and almost no one wanted to buy because the whole neighborhood already had china but it wasn’t easy to leave her with her blank sheet and feel her disappointment closing windows the door to the street as if week after week a mourning without death poked itself into the house and the name the memory the music the cards the absence of Papa turning into an insult that the poor woman endured from the store to the house from the house to deliver the clothes she washed and ironed without singing and suddenly I came out with it and I dared to say to her that she should leave all that behind all that lackingness but not even then and the only thing to console her was a song that annoyed her and an anger welled up in me and me singing what else could I do I didn’t do it to be bad or to bother her.


First letter of Mabel Herrera to her dear papa abroad.

January 6, 1976

Dear papa:

I don’t know, the new year came and I was at a dance at the Cárdenas’ house, now they moved to Piñango street, as soon as the horns blew and the hugging started I couldn’t fight off the desire to cry and I went off running home to wish Mama a happy new year, she was also crying and with the lights out when she opened the door and I hugged her and I realized that her crying wasn’t the same as mine nor like other people’s but something sad that was eating everything and then I didn’t go out again not even after they came to look for me and I felt that I hadn’t answered your letters at all that I had all of them in the wardrobe tied up with a green ribbon and I stayed in the living room reading them again and thinking thinking thinking how to tell you because we’ve never talked you never knew I used to slip away to watch you play and for me it was the most beautiful thing about you thinking about the class that was required at Octaviana del C. Vives the school I never went back to after you left the lesson about how to write a business letter, to a loved one, someone you don’t know, dear, remembered, respected, never forgotten or just esteemed sir, condolence, congratulations, complaint, or those telling of destiny’s abuses to the newspaper Advice Columnist but none of them were useful for what I wanted to tell you and not sound conceited and stuck-up and when it comes down to it no one knew about this little bit of affection that one tended to day after day so as not to wither away.

Here in the neighborhood they ask about you, almost always me because sadness always leaps across mama’s face, Albertico Tirado’s helper, Jugada, says that he’s fed up with fixing cars and now he thinks he’s an actor, they gave him a part in the movie that an Italian is making and he changed everything even the way he walks but his family is happy because he doesn’t go to dances with grease on his mustache and deal with carburetors and differentials anymore and when he has money he’ll send for you and you’ll go partners in an orchestra to put music to the bunch of songs he’s got stored up. I’d better continue tomorrow because I’m getting sleepy and I’m starting to ramble.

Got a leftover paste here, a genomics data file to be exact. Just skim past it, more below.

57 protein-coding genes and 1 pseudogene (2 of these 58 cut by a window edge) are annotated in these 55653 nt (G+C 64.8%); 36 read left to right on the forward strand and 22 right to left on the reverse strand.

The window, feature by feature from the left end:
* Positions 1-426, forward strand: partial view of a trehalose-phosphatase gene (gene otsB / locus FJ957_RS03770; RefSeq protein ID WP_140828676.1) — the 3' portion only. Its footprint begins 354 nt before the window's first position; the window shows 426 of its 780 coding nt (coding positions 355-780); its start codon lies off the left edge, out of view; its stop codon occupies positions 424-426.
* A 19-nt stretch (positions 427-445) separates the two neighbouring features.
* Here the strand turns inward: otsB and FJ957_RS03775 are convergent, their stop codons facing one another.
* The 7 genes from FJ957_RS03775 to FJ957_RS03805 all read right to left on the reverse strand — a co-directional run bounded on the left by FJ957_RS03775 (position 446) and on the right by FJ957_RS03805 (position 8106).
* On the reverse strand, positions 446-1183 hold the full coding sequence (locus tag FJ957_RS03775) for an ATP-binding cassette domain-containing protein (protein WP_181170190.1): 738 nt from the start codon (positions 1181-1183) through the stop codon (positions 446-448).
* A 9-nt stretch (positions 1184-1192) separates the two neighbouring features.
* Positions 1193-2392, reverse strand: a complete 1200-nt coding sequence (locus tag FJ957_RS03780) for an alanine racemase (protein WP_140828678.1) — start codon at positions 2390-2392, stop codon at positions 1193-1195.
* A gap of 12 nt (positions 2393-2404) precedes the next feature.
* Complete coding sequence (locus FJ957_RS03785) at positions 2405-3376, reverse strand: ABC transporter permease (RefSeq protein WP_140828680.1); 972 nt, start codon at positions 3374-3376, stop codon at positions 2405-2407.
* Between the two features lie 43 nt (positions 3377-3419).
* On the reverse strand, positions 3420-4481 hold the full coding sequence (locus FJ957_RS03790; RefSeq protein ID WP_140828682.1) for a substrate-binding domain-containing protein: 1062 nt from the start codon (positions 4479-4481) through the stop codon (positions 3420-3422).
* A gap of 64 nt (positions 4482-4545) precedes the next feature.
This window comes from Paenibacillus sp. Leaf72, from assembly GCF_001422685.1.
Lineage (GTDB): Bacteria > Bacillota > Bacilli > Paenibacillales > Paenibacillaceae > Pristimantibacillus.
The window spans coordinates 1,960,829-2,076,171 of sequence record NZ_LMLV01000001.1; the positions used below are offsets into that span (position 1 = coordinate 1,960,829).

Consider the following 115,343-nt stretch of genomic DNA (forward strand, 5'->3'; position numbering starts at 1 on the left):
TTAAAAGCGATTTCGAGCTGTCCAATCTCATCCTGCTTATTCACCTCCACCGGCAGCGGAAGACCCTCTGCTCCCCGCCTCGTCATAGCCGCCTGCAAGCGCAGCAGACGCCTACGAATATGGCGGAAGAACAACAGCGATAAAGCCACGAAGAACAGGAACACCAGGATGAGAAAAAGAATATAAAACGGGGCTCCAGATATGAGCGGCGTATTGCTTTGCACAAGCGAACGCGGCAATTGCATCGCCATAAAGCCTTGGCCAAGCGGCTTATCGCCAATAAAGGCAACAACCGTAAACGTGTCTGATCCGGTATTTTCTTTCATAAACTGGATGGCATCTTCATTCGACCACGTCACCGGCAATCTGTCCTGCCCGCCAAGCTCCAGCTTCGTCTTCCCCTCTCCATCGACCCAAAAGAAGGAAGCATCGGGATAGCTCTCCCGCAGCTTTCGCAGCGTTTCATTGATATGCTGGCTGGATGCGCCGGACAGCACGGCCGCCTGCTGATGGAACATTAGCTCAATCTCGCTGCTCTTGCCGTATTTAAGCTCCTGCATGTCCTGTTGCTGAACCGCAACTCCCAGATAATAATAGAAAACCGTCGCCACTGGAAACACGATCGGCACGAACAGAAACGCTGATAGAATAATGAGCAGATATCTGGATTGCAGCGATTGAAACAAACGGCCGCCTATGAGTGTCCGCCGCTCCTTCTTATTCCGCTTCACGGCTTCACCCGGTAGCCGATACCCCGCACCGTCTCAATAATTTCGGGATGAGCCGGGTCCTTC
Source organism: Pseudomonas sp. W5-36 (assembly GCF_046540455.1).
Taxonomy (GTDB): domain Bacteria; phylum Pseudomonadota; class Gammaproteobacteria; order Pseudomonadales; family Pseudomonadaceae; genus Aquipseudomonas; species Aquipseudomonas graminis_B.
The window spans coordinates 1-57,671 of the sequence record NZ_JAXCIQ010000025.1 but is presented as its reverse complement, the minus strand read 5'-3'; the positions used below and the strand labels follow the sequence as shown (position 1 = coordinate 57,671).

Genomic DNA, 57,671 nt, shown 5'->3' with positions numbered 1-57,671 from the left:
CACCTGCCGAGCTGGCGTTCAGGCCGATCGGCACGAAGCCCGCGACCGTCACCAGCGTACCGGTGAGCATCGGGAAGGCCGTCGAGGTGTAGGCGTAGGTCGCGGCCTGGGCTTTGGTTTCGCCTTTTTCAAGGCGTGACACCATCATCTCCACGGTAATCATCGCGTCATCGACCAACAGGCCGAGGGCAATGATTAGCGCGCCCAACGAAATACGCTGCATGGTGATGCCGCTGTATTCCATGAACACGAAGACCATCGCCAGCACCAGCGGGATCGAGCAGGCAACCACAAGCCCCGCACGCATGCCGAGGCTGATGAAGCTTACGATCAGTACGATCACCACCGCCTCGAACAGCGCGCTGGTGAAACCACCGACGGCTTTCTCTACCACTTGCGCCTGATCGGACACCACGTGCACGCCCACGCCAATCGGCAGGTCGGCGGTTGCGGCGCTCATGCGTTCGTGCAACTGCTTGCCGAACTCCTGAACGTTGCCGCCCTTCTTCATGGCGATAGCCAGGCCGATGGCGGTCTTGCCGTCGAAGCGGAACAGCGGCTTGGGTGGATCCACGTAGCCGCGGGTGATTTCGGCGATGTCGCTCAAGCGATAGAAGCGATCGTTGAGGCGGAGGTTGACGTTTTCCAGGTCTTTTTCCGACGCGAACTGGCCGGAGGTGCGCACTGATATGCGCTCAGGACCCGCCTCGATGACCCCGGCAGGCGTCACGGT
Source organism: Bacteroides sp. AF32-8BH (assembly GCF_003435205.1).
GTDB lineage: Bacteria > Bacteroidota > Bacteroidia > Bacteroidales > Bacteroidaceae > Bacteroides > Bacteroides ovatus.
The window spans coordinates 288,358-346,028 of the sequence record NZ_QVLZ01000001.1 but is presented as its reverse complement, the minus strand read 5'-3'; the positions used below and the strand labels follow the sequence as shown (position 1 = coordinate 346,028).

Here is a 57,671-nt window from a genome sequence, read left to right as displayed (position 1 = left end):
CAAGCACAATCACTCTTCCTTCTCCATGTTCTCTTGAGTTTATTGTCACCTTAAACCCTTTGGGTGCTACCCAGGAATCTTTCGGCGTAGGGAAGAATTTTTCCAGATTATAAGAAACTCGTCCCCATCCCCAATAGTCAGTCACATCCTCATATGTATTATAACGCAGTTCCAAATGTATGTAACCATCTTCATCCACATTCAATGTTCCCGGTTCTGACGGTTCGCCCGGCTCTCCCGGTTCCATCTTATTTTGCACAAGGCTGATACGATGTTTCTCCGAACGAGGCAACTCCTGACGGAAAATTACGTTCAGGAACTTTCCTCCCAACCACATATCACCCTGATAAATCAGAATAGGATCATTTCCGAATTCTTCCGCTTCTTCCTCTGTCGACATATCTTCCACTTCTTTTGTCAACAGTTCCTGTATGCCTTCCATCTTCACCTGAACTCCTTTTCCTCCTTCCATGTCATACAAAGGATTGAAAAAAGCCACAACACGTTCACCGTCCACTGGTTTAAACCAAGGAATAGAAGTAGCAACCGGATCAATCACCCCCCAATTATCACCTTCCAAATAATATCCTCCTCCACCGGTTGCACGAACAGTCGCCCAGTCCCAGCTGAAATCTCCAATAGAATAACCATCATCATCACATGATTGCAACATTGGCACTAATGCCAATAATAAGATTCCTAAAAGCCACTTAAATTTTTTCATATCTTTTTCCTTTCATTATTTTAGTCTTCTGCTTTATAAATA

Like I was telling you I got sleepy thinking that people don’t talk that now that I wanted to write you I didn’t have a clue and by the time we realize it we’re nowhere letting silence beat down and confuse us.

Here I help mama with the raffles and delivering the clothes sometimes I go in the afternoons to the amateur singer program I don’t know if you can pick it up from there on the radio, it’s at three in the afternoon. I think I might just wind up being a singer. I asked mama if she wanted to say something to you but she said she doesn’t know you, you know that already.

Now taking leave of you, the one who loves you and thinks of you so much.

your daughter



In the end she told me to do whatever I wanted to do and that I shouldn’t count on her for anything the only really true thing about the radio soap operas is the suffering because pleasure and fame no way and I should go away soon wherever I wanted the only thing left for her was to die and nobody could say a thing because she had fulfilled her responsibility of telling me telling me telling me telling me telling me until her jaw was sore that work is what God commanded and not the shamelessness of going around acting like a wandering star and she had no hopes of killing her hunger with my self-importance and the rest of it I didn’t understand and I never made the effort of paying attention because I had no answer for her nothing that she’d understand and that would help her abandon her stubbornness her self-destruction and abandoning herself while everything the raffles washing clothes buying on credit at the store living damn it was becoming more difficult. Sometimes I talked with Jugada, Albertico Tirado’s helper, who would go at night and buy pop and he’d sit on the stoop and tell me about the movie and he’d ask about papa who wrote less and less and was surely looking for an orchestra where he could devote himself to his music.

I always think that in those days when she didn’t want to talk anymore and didn’t listen to the songs on the radio I could feel what was going to happen and that no one could do anything that’s why the night they gave me the amateur of the year prize and made me sing four times in a row tú me acostumbraste and from the street corner I saw a whole bunch of people in front of the house right away I knew that mama had finally cut her veins and I began to cry with this sad desire that still comes to me when I’m singing at the Portobelo by the sea and the night paints itself a milky white way off there and it makes me angry and sad and it’s the same tears as that day.


Roberto Burgos Cantor

Roberto Burgos Cantor was born in Cartagena de Indias, Colombia, in 1948. He moved to Bogotá in 1966 to study law and political science at the Universidad Nacional de Colombia, graduating in 1971. He was the author of seven short story collections and seven novels. In addition to his vocation as a writer, he worked as an attorney, holding an impressive variety of positions in public service. For many years Burgos Cantor wrote a regular opinion column for major Colombian newspapers. At the time of his death in 2018, he was director of the creative writing program at the Universidad Central in Bogotá, and had recently been awarded Colombia’s National Novel Prize.

Joel Streicker

Joel Streicker’s translations of Samanta Schweblin, Mariana Enríquez, Pilar Quintana, and other Latin American writers have been featured in numerous journals, including A Public Space and McSweeney’s. His fiction has appeared in journals such as Great Lakes ReviewThe Opiate, and Kestrel. Streicker’s forthcoming story in the next issue of Blood Orange Review is also the winner of that journal’s inaugural fiction contest. He has published poetry in Spanish, including the volume El amor en los tiempos de Belisario, as well as in English.

Copyright (c) Editorial Oveja Negra, 1981. English translation copyright (c) Joel Streicker, 2019.